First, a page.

• Issus (Present-Day Hatay, Turkey)
    Sunday Nov 5, 333

    Ancient Greece

    Battle of Issus

    Issus (Present-Day Hatay, Turkey)
    Sunday Nov 5, 333

    The battle of Issus took place in November 333 BC. After Alexander's forces successfully defeated the Persians at the Battle of the Granicus, Darius took personal charge of his army, gathered a large army from the depths of the empire, and maneuvered to cut the Greek line of supply, requiring Alexander to countermarch his forces, setting the stage for the battle near the mouth of the Pinarus River and south of the village of Issus. Darius was apparently unaware that, by deciding to stage the battle on a riverbank, he was minimizing the numerical advantage his army had over Alexander's. As a result, Alexander controlled southern Asia Minor.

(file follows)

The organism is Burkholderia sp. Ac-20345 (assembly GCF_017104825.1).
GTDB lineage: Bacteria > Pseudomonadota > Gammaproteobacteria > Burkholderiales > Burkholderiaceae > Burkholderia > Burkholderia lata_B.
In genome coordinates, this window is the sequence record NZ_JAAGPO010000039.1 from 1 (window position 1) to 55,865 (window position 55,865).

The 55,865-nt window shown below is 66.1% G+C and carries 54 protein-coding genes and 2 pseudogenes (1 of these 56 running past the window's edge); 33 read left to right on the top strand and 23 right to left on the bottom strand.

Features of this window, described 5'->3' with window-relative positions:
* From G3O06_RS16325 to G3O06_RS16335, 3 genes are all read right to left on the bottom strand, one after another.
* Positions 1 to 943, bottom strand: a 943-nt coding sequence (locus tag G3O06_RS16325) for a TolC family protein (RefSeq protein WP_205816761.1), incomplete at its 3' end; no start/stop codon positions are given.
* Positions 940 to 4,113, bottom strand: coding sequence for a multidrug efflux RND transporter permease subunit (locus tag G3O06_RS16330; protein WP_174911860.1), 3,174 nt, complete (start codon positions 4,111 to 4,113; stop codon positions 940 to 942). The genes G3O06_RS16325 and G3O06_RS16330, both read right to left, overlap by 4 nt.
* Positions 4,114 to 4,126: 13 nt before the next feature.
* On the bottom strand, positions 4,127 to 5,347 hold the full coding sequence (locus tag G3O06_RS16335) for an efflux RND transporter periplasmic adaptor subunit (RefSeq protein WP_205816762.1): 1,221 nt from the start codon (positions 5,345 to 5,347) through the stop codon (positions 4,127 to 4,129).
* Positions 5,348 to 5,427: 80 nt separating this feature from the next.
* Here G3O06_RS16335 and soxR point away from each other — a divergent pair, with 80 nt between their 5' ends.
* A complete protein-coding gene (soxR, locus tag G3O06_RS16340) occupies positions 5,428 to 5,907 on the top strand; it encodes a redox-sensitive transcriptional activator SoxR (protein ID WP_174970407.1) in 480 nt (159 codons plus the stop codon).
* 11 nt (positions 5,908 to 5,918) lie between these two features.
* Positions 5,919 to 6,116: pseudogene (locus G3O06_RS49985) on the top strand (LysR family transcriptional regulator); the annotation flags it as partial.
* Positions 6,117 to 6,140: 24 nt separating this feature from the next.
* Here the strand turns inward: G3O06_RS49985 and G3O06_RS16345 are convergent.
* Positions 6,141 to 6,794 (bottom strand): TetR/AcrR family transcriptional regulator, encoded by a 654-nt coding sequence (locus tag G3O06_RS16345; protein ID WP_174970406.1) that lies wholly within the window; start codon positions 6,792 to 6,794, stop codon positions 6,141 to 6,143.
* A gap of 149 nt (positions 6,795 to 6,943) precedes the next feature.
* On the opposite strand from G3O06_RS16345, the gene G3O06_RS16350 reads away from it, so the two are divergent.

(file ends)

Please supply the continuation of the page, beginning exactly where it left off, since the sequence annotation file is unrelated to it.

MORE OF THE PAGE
• Chaeronea, Boeotia, Greece
    Wednesday Aug 3, 338

    Ancient Greece

    Battle of Chaeronea (338 BC)

    Chaeronea, Boeotia, Greece
    Wednesday Aug 3, 338

    Decisively defeating an allied army of Thebes and Athens at the Battle of Chaeronea (338 BC), he became de facto hegemon of all of Greece, except Sparta. He compelled the majority of the city-states to join the League of Corinth, allying them to him and imposing peace among them.




  • Crete, Greece
    Saturday Jul 21, 356

    Disasters with highest death tolls

    365 Crete Earthquake

    Crete, Greece
    Saturday Jul 21, 356

    The 365 Crete earthquake occurred at about sunrise on 21 July 365 in the Eastern Mediterranean, with an assumed epicentre near Crete. Geologists today estimate the undersea earthquake to have been a magnitude 8.0 or higher. The Crete earthquake was followed by a tsunami which devastated the southern and eastern coasts of the Mediterranean, particularly Libya, Alexandria and the Nile Delta, killing thousands and hurling ships 3 km (1.9 mi) inland.


  • Boeotia, Greece
    Wednesday Jul 7, 371

    Ancient Greece

    Battle of Leuctra